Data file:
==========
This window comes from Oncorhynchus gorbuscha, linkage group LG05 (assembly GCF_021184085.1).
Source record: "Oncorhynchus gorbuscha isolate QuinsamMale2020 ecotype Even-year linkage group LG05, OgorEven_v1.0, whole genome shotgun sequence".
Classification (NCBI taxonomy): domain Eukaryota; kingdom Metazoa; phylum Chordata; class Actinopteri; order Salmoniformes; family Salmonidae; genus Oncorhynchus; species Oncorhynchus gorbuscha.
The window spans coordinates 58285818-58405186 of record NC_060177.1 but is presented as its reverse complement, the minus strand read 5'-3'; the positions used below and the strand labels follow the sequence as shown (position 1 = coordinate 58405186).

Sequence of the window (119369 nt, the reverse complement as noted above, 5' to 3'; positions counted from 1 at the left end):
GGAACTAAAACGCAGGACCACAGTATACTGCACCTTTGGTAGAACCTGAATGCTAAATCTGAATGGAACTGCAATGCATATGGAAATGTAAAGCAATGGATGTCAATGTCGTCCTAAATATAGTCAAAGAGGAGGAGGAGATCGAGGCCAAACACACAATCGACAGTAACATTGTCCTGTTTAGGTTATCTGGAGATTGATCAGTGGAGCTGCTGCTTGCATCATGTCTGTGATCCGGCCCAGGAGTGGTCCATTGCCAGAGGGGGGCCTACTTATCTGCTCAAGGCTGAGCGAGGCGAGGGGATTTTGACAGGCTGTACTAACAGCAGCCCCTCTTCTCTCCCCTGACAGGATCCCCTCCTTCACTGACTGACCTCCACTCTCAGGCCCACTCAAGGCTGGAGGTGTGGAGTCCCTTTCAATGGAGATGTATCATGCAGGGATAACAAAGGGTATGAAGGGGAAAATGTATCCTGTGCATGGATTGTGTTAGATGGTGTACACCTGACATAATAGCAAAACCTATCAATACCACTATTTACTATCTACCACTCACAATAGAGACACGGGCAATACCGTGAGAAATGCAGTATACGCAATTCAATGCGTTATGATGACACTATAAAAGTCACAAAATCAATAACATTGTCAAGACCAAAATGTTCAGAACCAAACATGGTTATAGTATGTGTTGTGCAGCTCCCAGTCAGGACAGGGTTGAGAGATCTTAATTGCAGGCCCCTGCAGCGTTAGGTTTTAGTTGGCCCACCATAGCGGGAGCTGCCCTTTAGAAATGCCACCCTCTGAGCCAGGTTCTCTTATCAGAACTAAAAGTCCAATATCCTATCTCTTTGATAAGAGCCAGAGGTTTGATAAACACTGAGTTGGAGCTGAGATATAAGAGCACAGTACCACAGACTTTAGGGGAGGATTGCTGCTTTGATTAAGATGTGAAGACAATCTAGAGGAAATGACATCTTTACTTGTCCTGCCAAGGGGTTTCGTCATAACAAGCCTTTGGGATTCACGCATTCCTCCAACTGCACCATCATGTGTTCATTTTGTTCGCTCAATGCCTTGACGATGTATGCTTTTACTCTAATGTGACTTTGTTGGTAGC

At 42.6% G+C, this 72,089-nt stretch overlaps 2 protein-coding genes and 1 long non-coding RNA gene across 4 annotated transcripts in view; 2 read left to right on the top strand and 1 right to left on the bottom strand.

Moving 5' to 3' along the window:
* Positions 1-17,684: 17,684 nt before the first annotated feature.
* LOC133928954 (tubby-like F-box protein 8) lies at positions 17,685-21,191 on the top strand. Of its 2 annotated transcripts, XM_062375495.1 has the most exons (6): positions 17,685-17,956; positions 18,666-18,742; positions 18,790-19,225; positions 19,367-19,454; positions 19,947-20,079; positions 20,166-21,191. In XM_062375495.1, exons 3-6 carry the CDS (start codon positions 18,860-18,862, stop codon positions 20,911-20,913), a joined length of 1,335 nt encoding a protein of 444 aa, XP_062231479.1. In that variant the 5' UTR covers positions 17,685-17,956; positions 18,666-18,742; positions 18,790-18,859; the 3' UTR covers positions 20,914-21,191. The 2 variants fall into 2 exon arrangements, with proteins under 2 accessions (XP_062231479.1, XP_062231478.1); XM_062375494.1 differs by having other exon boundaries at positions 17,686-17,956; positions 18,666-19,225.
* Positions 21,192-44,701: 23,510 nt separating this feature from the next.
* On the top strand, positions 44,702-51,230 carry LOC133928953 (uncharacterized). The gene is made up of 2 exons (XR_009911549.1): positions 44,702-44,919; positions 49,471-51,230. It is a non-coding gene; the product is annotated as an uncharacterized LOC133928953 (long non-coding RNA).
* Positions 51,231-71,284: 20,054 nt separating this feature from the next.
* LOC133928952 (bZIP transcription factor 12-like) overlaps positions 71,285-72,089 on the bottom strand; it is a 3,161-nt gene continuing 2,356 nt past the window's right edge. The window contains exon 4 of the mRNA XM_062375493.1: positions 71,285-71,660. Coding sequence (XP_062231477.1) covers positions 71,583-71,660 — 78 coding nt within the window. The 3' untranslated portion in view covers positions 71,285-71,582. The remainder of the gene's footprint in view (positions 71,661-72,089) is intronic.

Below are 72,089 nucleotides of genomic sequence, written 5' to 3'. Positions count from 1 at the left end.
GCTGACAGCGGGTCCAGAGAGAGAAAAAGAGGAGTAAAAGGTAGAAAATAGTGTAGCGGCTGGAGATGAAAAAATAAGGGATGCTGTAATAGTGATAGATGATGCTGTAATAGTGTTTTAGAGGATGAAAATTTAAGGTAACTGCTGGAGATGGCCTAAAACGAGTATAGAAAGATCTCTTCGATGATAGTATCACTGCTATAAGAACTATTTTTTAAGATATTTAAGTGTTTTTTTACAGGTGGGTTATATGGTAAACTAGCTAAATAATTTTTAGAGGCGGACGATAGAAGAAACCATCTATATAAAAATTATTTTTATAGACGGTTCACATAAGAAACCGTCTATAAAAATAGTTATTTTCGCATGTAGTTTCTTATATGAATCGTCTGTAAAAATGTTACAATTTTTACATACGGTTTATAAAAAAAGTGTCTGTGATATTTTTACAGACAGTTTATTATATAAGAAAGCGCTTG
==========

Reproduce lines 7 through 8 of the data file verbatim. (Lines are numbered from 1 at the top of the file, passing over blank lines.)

At 42.6% G+C, this 72,089-nt stretch overlaps 2 protein-coding genes and 1 long non-coding RNA gene across 4 annotated transcripts in view; 2 read left to right on the top strand and 1 right to left on the bottom strand.

Moving 5' to 3' along the window: